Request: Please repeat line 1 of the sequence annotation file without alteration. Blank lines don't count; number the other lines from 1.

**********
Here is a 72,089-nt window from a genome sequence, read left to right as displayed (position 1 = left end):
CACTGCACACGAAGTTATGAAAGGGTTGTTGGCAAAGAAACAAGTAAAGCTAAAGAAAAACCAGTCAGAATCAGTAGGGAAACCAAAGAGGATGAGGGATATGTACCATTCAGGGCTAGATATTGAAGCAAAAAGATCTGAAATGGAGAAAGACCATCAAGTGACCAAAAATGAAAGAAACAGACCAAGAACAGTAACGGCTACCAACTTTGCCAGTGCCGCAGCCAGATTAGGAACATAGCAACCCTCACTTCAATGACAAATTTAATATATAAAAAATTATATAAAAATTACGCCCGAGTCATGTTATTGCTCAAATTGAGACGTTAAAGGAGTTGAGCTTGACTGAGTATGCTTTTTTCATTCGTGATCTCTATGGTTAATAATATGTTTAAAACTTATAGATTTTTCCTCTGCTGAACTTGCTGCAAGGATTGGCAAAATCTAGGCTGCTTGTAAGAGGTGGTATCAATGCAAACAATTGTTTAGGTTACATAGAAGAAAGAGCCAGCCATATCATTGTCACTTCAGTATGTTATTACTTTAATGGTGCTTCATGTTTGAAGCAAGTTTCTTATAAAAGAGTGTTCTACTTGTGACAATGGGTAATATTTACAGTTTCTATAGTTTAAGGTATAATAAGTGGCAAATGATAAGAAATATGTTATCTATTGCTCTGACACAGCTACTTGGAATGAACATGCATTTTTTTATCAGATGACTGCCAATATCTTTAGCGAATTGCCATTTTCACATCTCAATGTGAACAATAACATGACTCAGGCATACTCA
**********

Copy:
Here is a 72,089-nt window from a genome sequence, read left to right as displayed (position 1 = left end):